4. Something that might be worth a whole post of its own someday is retirement savings for writers — SEPs and IRAs. I always bundled those contributions right next to my taxes in the money I set aside for the quarterly estimated payments (once I finally learned, and learned how, to do this), my own personal social security tax — saving off the top works way better than saving out of the residue. The “set aside 50% rule” always seemed to cover them both — taxes and SEP/IRA — pretty well. And, of course, the latter also provide deductions, so they are well interlocked.

    Health insurance is another whole ‘nother rant. It could be worth a separate post, or be bundled with the SEP/IRA stuff… “crocheting your own safety net” or some such.

    Ta, Lois.

  5. “…mainly because they don’t want to bother with all the record-keeping and reviewing.”

    It’s not just writers; I know a lot of people who pay utility and credit card bills without checking them, never balance their checkbooks, etc., and I think it’s much the same mentality. And these same people, who will sneer at me for balancing my checkbook or keeping a personal budget — “Oh, I never do *that*,” as though ignorance of one’s own money is some kind of superior status — are invariably hurt and bewildered when they turn out to be in a financial mess. Add in the complexities of self-employment and the vagaries of the publishing industry, and it’s no wonder a lot of writers get themselves into trouble.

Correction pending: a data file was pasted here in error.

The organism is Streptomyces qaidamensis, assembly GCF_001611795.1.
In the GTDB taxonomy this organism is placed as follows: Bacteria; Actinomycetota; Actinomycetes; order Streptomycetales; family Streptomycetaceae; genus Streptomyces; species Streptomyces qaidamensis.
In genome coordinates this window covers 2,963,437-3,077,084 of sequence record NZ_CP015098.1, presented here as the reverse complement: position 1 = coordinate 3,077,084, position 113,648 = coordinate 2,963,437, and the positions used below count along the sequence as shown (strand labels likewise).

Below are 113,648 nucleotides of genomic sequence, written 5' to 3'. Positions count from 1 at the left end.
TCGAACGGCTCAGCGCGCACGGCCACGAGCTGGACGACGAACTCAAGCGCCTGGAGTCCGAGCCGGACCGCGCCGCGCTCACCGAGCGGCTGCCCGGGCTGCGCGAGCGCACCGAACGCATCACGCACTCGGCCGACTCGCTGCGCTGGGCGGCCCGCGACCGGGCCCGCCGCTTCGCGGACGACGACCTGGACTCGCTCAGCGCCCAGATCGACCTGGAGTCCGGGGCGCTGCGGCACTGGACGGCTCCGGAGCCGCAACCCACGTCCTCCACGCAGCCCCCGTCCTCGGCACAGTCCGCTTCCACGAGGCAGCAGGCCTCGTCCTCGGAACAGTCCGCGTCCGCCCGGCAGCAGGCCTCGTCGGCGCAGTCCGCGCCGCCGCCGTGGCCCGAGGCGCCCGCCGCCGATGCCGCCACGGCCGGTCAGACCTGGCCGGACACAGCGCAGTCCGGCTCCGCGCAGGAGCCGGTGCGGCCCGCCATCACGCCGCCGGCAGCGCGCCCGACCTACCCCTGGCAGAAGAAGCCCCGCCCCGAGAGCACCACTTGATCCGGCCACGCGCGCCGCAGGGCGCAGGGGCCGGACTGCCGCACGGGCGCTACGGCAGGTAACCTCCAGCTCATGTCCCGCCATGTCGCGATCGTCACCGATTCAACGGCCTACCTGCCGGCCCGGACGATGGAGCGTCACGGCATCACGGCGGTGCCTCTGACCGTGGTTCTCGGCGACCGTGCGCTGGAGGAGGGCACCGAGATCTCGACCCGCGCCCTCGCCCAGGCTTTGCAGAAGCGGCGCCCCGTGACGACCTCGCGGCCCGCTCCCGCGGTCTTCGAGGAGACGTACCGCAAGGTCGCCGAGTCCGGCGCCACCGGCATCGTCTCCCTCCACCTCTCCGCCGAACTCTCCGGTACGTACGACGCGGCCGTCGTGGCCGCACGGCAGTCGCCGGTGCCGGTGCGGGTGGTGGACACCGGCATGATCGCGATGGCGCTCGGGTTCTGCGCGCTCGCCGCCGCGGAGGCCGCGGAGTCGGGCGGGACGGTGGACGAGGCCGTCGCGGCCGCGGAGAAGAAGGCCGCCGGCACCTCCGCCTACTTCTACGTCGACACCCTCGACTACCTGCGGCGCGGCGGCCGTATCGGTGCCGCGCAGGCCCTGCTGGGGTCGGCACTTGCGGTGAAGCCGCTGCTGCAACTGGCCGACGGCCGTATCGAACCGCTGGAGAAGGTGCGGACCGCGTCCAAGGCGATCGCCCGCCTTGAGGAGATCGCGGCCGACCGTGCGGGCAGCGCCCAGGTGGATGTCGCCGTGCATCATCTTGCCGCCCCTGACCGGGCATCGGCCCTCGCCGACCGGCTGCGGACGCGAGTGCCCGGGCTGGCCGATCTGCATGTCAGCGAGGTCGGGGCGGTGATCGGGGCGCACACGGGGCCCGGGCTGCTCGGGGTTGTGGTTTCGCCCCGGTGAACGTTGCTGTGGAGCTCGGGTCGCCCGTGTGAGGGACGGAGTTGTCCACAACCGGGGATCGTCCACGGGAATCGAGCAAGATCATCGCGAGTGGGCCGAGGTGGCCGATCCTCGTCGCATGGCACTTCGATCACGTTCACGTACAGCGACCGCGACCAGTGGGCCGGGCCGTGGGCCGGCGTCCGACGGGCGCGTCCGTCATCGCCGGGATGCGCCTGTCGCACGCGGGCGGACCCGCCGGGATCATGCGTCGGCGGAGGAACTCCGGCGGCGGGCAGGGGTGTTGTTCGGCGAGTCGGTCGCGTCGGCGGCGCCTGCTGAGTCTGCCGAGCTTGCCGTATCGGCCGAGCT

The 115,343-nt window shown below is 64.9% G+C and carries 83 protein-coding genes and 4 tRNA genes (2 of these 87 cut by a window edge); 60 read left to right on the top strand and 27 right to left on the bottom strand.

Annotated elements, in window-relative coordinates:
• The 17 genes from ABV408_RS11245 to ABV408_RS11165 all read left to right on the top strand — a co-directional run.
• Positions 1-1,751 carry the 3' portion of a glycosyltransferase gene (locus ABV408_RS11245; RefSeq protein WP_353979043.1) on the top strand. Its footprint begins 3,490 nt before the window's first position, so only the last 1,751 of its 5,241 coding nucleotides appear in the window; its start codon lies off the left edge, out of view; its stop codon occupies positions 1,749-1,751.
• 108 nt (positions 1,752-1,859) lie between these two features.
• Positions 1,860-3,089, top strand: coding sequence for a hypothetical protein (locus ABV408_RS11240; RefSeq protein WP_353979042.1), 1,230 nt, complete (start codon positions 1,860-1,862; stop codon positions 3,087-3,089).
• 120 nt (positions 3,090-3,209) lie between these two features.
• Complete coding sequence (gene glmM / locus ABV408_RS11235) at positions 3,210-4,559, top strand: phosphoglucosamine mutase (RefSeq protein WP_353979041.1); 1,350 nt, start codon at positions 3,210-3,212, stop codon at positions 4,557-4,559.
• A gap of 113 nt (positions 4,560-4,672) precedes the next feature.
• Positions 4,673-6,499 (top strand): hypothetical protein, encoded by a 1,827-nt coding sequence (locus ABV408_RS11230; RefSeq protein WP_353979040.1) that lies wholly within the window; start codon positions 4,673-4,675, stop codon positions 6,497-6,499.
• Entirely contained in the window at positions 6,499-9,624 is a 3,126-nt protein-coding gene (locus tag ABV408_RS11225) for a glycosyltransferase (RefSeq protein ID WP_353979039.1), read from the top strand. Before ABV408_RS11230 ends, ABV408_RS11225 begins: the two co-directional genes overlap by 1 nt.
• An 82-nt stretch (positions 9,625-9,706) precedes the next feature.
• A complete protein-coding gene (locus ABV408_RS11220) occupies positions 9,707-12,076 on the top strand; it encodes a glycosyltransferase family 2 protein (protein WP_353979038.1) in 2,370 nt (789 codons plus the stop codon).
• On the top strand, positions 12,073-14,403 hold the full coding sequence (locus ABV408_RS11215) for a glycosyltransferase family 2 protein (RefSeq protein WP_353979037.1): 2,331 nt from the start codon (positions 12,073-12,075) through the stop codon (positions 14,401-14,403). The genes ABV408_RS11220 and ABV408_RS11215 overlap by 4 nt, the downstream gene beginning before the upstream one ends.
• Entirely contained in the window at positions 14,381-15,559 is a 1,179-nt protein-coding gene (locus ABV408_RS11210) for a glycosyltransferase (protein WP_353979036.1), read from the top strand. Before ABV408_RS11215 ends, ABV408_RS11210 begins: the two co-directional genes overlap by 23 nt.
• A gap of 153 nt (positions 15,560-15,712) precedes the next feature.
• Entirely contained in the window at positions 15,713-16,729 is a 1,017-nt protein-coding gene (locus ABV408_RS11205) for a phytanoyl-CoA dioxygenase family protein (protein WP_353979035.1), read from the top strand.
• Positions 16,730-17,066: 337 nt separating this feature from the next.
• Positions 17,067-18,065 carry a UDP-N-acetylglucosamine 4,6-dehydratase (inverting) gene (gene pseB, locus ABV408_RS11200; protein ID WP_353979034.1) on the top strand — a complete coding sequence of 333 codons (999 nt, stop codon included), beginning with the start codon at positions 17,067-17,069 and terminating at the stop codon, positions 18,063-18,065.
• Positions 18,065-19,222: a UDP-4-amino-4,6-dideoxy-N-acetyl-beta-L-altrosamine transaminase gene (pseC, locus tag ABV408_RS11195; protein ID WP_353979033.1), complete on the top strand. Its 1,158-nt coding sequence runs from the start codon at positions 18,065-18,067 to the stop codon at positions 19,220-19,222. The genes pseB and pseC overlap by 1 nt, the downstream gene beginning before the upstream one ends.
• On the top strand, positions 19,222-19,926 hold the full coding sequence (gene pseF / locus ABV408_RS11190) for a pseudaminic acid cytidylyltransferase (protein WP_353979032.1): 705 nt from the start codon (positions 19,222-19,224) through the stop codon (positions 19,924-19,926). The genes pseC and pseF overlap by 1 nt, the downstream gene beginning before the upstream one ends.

6. Thank you, Patricia!

    Thanks for reminding me of the 90%-of-what-you-owe-now or 100%-of-what-you-owed-last-year tax rule. I knew that rule and set up my deductions for the 100% of past year’s income taxes mark, but then I forgot why I did it. It makes perfect sense that complying with the 90-100 rule to handle irregular bonuses in a day job could also be used quite effectively to handle irregular writing income. Thank you for pointing that out.

    I can now proceed to talk intelligently with my CPA about how to adjust tax withholdings for the next year.